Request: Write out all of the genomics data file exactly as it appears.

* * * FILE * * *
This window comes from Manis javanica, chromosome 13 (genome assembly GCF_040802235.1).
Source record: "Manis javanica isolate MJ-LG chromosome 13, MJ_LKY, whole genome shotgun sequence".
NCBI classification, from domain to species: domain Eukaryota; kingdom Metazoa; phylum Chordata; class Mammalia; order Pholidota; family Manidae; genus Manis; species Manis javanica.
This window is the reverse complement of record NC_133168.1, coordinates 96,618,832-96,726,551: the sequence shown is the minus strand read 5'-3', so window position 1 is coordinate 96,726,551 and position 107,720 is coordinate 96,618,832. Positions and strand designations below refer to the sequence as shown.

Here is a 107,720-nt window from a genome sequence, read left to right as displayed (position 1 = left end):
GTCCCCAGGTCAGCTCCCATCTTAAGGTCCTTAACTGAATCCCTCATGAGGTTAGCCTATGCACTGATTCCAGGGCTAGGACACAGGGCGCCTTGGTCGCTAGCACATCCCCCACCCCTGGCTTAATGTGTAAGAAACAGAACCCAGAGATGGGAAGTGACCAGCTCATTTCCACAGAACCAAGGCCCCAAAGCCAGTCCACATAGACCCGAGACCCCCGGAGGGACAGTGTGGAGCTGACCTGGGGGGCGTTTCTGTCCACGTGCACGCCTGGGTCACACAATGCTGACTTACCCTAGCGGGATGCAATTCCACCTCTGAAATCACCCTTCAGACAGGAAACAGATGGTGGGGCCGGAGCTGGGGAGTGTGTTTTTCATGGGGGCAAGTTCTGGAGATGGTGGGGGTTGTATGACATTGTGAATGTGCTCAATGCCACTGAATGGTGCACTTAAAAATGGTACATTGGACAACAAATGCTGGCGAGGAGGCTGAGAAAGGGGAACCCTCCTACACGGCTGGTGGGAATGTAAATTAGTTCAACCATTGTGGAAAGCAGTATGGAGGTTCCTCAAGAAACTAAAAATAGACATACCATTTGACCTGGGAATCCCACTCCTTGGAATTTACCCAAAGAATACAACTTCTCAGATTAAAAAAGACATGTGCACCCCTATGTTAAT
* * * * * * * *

This window comes from Manis javanica, chromosome 13 (genome assembly GCF_040802235.1).
Source record: "Manis javanica isolate MJ-LG chromosome 13, MJ_LKY, whole genome shotgun sequence".
NCBI classification, from domain to species: domain Eukaryota; kingdom Metazoa; phylum Chordata; class Mammalia; order Pholidota; family Manidae; genus Manis; species Manis javanica.
This window is the reverse complement of record NC_133168.1, coordinates 96,618,832-96,726,551: the sequence shown is the minus strand read 5'-3', so window position 1 is coordinate 96,726,551 and position 107,720 is coordinate 96,618,832. Positions and strand designations below refer to the sequence as shown.

Here is a 107,720-nt window from a genome sequence, read left to right as displayed (position 1 = left end):
GTCCCCAGGTCAGCTCCCATCTTAAGGTCCTTAACTGAATCCCTCATGAGGTTAGCCTATGCACTGATTCCAGGGCTAGGACACAGGGCGCCTTGGTCGCTAGCACATCCCCCACCCCTGGCTTAATGTGTAAGAAACAGAACCCAGAGATGGGAAGTGACCAGCTCATTTCCACAGAACCAAGGCCCCAAAGCCAGTCCACATAGACCCGAGACCCCCGGAGGGACAGTGTGGAGCTGACCTGGGGGGCGTTTCTGTCCACGTGCACGCCTGGGTCACACAATGCTGACTTACCCTAGCGGGATGCAATTCCACCTCTGAAATCACCCTTCAGACAGGAAACAGATGGTGGGGCCGGAGCTGGGGAGTGTGTTTTTCATGGGGGCAAGTTCTGGAGATGGTGGGGGTTGTATGACATTGTGAATGTGCTCAATGCCACTGAATGGTGCACTTAAAAATGGTACATTGGACAACAAATGCTGGCGAGGAGGCTGAGAAAGGGGAACCCTCCTACACGGCTGGTGGGAATGTAAATTAGTTCAACCATTGTGGAAAGCAGTATGGAGGTTCCTCAAGAAACTAAAAATAGACATACCATTTGACCTGGGAATCCCACTCCTTGGAATTTACCCAAAGAATACAACTTCTCAGATTAAAAAAGACATGTGCACCCCTATGTTAAT